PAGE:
Monthly Archives: August 2014

Yes, you read that right. No matter what the warlords at Apple may tell you, you can run open source apps even if you are using Mac OS, which itself is closed source.

Wondering why you ought to choose open source? Well, for a start, owning a Mac is an expensive proposition, so opting for open source applications on the Mac is one decision your wallet will appreciate. Second, it is common knowledge that open source applications are updated more frequently, are community-driven, and easily customisable. What more can one ask for?

The Internet
Mozilla Firefox: Seriously, who doesn’t know Firefox? It is one of the leading open source Web browsers (and it eats Safari for lunch). Definitely one of the most loved applications, irrespective of your platform!
Chromium: If you are using Mac OS, chances are that you’ve opted for Google Chrome, instead of its open source sibling, Chromium. However, just for your information, if you need a true open source browser for the Mac, you can take a look at Chromium.

Adium: This is an open source messenger that lets you connect to multiple IM platforms, such as AOL and GTalk (via Jabber). If you are a social networking addict and like to chat with your friends online, Adium can come in handy.
Mozilla Thunderbird: Here’s an email suite-cum-calendar-and-planner. It comes loaded with features such as powerful spam filters, easier email management, task planning, and more.
RSSOwl: This is a cross-platform RSS client that lets you easily manage and read your RSS subscriptions.
Vienna: Here’s yet another RSS client, modelled along the lines of RSSOwl.

Juice: Do you happen to be a creative artist? If you use the Internet to showcase your work using podcasts, you won’t find a better podcasting tool for Mac than Juice. It is totally free and open source, so give it a spin!
Colloquy: This is a free and open source IRC client for the Mac.

Office suites and productivity
Bean: If you need a word processor for general use (creating and editing documents, dealing with multiple file formats like DOC, ODT and RTF, and so on), but do not wish to opt for super-expensive suites like MS Office, Bean should be worth a try. It is an open source word processor for Mac users, and comes loaded with great features.

AbiWord: Here’s yet another open source and totally free word processor.

LibreOffice: If a mere word processor won’t do for you, instead of burning money on proprietary office suites, take a look at LibreOffice. It’s a full-fledged productivity suite that comes with its own word processor, spreadsheet, drawing program and many other features.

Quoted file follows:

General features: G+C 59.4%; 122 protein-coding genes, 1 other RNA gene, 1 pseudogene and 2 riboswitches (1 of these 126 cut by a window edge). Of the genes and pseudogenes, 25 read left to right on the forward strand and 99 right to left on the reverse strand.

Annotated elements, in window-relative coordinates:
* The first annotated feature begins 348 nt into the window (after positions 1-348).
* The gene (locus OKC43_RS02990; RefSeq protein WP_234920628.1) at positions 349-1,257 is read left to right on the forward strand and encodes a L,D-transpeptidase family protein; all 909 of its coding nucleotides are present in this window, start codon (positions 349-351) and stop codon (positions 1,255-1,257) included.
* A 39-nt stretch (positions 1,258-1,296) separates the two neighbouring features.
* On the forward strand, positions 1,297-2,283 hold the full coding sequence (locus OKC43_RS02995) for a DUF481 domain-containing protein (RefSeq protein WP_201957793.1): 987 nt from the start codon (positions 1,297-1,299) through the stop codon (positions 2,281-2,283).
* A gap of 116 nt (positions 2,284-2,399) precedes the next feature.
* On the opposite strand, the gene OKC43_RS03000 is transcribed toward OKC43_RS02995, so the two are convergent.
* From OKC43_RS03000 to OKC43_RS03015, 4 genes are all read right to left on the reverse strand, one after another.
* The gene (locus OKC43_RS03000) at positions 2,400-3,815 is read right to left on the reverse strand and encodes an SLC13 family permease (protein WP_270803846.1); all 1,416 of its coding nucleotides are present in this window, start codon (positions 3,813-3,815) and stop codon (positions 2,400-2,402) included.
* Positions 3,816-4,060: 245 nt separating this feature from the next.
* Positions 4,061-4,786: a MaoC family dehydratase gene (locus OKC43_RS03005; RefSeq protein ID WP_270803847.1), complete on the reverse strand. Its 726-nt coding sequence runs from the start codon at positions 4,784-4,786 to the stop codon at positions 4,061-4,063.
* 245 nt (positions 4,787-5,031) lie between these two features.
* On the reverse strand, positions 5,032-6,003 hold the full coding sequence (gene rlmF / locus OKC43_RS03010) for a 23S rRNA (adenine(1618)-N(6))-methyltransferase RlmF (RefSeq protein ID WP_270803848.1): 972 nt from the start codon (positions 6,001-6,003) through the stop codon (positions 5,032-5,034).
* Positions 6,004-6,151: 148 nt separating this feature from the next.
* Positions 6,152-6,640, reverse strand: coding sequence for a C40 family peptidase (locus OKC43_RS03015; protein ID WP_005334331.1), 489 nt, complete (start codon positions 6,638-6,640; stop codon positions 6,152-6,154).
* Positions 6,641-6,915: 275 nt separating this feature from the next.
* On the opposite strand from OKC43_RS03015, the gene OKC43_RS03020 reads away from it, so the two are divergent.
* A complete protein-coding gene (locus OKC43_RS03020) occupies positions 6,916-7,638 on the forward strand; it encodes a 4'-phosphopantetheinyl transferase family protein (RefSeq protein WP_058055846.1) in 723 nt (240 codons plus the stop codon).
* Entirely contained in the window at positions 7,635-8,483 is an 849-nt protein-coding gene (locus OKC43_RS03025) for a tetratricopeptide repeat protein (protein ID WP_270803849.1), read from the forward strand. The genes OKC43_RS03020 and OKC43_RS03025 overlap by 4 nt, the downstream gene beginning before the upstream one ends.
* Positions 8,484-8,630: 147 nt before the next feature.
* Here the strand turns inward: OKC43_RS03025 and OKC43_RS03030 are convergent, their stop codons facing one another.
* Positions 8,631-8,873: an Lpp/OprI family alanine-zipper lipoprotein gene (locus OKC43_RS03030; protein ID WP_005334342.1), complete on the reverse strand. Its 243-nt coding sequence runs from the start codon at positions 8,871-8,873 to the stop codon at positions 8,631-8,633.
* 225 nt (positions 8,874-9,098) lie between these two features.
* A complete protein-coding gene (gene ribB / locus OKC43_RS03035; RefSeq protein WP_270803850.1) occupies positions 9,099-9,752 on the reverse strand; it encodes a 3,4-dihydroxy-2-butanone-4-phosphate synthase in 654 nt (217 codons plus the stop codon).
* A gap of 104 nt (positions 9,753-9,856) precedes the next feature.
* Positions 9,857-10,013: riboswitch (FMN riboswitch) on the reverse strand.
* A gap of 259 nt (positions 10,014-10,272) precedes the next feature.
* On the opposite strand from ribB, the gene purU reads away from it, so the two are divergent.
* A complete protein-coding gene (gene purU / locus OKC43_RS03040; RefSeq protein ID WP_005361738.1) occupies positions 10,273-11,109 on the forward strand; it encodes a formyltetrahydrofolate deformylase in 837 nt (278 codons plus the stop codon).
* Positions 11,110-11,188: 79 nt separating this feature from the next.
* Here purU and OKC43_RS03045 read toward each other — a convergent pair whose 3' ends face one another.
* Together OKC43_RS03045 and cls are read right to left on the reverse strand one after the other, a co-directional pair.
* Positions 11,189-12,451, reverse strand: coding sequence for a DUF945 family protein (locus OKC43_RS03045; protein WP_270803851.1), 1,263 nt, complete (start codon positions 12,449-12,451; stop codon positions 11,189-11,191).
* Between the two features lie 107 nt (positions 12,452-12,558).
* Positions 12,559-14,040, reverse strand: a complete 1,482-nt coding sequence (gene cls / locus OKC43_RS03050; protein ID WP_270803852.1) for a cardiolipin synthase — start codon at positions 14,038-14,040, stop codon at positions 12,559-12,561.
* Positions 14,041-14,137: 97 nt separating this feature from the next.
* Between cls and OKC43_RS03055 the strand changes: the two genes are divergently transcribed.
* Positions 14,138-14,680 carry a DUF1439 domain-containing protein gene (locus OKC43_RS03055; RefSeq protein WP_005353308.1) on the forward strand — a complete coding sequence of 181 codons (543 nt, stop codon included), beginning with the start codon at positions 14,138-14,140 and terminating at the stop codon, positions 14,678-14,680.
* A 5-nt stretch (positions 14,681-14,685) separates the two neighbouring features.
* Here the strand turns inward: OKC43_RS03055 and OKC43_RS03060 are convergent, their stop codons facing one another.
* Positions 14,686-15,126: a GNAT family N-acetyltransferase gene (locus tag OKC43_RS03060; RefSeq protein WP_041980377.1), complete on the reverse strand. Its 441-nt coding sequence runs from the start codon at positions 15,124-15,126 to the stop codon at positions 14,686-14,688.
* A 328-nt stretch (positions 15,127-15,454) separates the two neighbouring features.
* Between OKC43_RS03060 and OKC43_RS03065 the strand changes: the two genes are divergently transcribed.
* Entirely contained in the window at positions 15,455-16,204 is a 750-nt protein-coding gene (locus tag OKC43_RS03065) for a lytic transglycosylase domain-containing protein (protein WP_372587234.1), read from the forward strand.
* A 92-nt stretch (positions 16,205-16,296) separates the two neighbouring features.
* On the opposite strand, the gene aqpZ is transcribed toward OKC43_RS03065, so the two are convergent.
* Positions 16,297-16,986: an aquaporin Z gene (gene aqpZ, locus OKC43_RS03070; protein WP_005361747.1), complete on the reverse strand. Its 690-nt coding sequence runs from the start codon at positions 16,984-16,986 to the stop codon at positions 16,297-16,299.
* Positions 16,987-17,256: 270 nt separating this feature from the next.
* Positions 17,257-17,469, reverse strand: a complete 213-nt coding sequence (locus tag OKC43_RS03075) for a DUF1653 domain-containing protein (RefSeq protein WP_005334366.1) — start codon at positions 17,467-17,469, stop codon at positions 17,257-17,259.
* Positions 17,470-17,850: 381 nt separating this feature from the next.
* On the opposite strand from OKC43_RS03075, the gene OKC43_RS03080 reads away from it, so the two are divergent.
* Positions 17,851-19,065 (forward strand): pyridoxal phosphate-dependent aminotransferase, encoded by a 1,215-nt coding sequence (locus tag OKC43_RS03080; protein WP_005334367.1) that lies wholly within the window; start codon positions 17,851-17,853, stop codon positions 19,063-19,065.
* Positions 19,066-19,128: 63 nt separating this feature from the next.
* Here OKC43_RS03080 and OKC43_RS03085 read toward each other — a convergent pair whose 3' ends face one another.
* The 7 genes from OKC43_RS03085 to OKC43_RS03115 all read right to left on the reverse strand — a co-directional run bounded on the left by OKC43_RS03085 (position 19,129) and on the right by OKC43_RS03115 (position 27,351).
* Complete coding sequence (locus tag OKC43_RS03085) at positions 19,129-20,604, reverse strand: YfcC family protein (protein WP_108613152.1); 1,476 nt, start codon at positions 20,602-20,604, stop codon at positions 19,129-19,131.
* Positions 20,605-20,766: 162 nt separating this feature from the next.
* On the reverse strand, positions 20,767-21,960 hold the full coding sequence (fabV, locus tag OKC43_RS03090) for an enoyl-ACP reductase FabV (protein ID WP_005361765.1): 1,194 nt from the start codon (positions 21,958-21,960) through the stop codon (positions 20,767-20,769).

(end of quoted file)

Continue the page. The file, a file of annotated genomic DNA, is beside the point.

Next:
Scribus: This is an open source desktop publishing program. The installation procedure on the Mac is a little complicated, but it is totally worth the effort as Scribus is one of the most impressive DTP tools, no matter what OS you are running!

Freemind: This is an open source note taking application.

Audio and video
Miro: You do get QuickTime with your Mac machine, but sometimes, the default programs just do not suffice (just as Windows users no longer stick to IE, even though it comes pre-loaded). Miro is an open source video player that supports multiple file formats, and even lets you stream and download videos via YouTube.
Miro Video Converter: MVC lets you convert your video files to work on the Mac and other Apple devices, as well as other PCs and Android handsets. You can get it from the Mac App Store for free.

VLC Media Player: This world-renowned media player is also available for the Mac.

MPlayer: While not as good-looking as Miro, and with an interface that does not blend well with the look and feel of a Mac, it does support more video formats than VLC or QuickTime—and that’s what matters, at the end of the day!

iPodDisk: Here is an open source utility that lets you copy music to and from your iPod—you do not need iTunes or any other proprietary software.

Audacity: This is a sound-recording and audio-editing application that is both free and open source.

Pictures and graphics
The GIMP: This is one of the best open source photo-editing and image-retouching software. It is available for multiple operating systems, and has its own plugins and extensions repository.
Seashore: This is a photo-editing software based on the GIMP, but it does not require X11 and thus becomes ideal for Mac users.

InkScape: This lets you work with vector images and graphics. You can create logos and other vector-based artwork using InkScape.

Blender: This is a 3D modelling tool that gives even proprietary software a run for their money.

CD/DVD ripping
Handbreak: This is a DVD ripper and MPEG-4 encoder for Mac.

Burn: It is a simple and easy-to-use CD/DVD burning app for the Mac OS.
Fugu: An open source FTP client, Fugu can be used only for SFTP.

Cyberduck: This is a good open source FTP client that comes with an impressive set of features.

OneButton FTP: Here’s another FTP client for Mac users.

Q Emulator: This lets you run Windows programs on your Mac machine.

Blue Griffon: This is an open source WYSIWYG HTML editor for Mac platforms.